The commentators are divided as to which way the Fed will jump, but the balance of opinion is that it will agree to a quarter per cent rise in rates. The argument for that is that though there is as yet little sign of renewed inflation, there is considerable pressure in the economy, particularly in the labour market: a falling unemployment rate and a rise in overtime hours. The low inflation, it is argued, is the result of past economic conditions and in particular the way in which rising demand for labour has coincided with rising job insecurity. The result has been that, so far, demand for labour has not resulted in rising wage pressures. But obviously this will eventually happen.
The argument against a rise this week is that the rapid growth of the first quarter seems to have eased a bit now. Given the low inflation, a rise in rates may not be needed - or in any case can wait until there is evidence that it is.
Now, no one outside the Fed has any idea which way it will jump, and Alan Greenspan has been careful in recent weeks to give his usual contradictory signals. In any case while it may be of great interest to aficionados of monetary policy, whether US interest rates move by a quarter per cent this month, or next, or the month after, is not really going to get people dancing in the streets.
That said, however, US monetary policy over the next few months does have a global significance. It looks as though the dollar may have reached a turning point. Having climbed steadily since the spring of 1995, it seems to have turned down. If that is right, the pace at which the Fed increases interest rates will have an important impact on the profile of the coming dollar decline.
We do not, of course, know that the dollar has indeed turned. But the market seems to have taken to heart last month's Group of Seven statement that the currency ought to stabilise, and the most recent decline against the yen has broken the upward trend line. For people who follow charts, this is apparently significant: while no one is suggesting that the dollar/yen rate might go back to the Y80 region it hit two years ago, a rate in the Y105-110 range is now considered perfectly plausible.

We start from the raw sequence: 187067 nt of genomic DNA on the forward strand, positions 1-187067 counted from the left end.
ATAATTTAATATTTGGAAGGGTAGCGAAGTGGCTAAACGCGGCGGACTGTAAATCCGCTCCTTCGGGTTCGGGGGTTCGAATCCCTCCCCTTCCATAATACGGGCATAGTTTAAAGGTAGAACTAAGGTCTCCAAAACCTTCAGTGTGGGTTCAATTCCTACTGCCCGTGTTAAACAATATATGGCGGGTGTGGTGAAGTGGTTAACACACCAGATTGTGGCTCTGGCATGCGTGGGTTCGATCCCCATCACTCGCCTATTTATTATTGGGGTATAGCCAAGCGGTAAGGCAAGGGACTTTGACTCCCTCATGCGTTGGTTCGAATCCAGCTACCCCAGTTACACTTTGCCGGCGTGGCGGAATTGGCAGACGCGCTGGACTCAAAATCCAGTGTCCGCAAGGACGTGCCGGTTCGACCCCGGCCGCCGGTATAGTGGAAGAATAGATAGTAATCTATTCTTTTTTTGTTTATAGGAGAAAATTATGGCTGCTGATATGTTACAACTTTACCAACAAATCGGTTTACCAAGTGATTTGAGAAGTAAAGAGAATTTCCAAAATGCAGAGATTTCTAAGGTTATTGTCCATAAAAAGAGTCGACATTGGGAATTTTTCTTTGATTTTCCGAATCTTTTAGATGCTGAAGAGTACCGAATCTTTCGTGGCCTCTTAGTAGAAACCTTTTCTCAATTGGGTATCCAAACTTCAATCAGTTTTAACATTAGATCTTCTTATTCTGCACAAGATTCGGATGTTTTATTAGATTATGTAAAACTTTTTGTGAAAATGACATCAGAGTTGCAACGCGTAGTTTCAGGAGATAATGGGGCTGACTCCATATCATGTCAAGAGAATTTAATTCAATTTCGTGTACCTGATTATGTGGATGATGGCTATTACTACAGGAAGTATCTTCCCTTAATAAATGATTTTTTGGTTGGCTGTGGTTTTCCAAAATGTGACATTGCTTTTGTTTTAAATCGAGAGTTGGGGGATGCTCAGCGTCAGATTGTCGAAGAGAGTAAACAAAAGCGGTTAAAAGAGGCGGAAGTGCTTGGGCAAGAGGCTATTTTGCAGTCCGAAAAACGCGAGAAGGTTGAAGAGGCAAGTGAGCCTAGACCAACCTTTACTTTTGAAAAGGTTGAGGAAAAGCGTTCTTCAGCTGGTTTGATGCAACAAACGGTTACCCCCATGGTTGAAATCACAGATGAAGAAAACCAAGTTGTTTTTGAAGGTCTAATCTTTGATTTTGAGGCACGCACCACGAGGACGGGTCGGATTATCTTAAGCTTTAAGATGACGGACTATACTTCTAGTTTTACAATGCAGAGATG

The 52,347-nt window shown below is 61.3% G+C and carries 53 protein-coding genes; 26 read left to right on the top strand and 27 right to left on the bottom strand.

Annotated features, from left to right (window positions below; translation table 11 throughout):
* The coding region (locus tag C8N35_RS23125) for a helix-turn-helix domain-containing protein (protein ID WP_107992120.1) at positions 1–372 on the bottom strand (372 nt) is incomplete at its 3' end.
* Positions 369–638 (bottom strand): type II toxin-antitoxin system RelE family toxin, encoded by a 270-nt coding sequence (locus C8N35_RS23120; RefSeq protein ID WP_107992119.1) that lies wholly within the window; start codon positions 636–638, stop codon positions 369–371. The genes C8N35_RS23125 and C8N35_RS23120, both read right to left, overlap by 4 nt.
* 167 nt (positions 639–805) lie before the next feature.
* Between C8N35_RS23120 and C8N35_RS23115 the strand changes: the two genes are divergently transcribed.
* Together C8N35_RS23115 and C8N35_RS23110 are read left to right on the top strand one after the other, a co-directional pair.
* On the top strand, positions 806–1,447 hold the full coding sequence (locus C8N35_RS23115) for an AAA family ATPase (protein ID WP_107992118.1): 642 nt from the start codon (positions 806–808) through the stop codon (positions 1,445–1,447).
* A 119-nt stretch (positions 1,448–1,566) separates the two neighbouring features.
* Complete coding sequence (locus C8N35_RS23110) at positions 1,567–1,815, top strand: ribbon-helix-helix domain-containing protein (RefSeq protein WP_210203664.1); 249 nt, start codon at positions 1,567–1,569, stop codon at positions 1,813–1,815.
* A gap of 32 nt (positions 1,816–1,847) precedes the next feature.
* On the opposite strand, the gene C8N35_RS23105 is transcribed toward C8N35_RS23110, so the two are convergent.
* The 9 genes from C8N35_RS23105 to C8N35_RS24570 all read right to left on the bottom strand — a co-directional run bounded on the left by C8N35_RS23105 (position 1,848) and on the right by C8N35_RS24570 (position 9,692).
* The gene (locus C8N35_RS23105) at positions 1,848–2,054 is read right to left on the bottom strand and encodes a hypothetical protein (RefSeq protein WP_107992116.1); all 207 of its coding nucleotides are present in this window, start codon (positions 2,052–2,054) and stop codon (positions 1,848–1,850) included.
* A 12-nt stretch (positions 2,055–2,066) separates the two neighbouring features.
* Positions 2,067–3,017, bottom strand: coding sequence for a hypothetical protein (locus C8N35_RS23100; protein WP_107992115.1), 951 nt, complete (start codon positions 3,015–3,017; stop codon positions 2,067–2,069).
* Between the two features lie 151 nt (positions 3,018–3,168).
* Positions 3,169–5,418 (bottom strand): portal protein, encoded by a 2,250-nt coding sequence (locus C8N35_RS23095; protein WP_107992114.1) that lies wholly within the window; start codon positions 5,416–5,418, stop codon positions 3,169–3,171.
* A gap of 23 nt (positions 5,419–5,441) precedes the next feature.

Some more conservative forecasts for the dollar, against both the mark and the yen, are shown in the chart. Deutsche Morgan Grenfell, which produced them, reckons it is unlikely that the dollar will weaken substantially in the next few months, for a sustained decline would add to inflationary pressures in the US and so would be met by a policy tightening. In fact in the short-run it expects the dollar to recover a bit. But it does expect some modest fall next year, as the chart shows.
If that is what happens, everything is fine. Or rather things are fine in the sense that currency rates will not damage the world economy. Stability between the three main currencies is particularly important at the moment, for were the dollar to fall too fast, that would undermine the economic recoveries of Japan and Germany, both of which remain fragile. The dollar at present levels may still seem cheap in terms of its purchasing power parity - on those grounds it could rise another 10-15 per cent without looking overvalued. But a cheapish dollar is appropriate because the US still has a significant structural current account deficit. If you believe that there ever can be a "right" rate for the dollar, it is probably just about there now.
Looking ahead, though, there are risks. One of these is that the dollar will weaken too quickly. This would be likely to happen were the Fed seen as being tardy in the pace at which it increased interest rates. The whole Continental recovery, insofar as it exists, is driven by exports: domestic demand in France, Germany and Italy is flat, as the retail sales for those three countries show. In all three countries the year-on-year change in retail sales is minus 3-4 per cent, a much bigger decline than at any stage here in the UK during the last recession. At the present exchange rates, continental European exports are competitive on world markets. If the dollar moves even halfway back towards its trough of two years ago, they would be back in some difficulty. Since there is nothing else to boost demand, the entire continental economy would be in difficulty too.
So if, following today's meeting, there is no change in US rates, watch the foreign exchanges to see how the dollar reacts. Serious weakness of the dollar in the coming months is bad news for Europe.
The opposite danger also exists. The turn in the dollar has been largely the result of words: statements by the G7 and the Japanese authorities, maybe backed from time to time by central bank intervention in the markets. Were the markets to decide that this was a bit of a mistake - that, for example, a mark due to be converted into a weak euro is not a currency to hold - then we could be back to an overvalued dollar next year. Were the Fed to continue pushing US interest rates upwards through this year, the upward pressure would be all the greater. This would help Europe's recovery and further fuel Japan's, but in the long term, damage to US competitiveness carries dangers. At some stage the US boom will end. Can it achieved a soft landing, or will that be a hard one?
The central point here is there is always the danger that the Fed will make a mistake. Dr Greenspan has achieved mythical status for managing the long, non-inflationary US expansion. That is fine, but it is also alarming for the success is not entirely his (or the Fed's) work. There is considerable complacency in financial markets at the moment. But we are moving into a period of rising world interest rates - always a difficult part of the cycle. Among the brokers, UBS is worried about this complacency, and I think it is right to be.Reuse content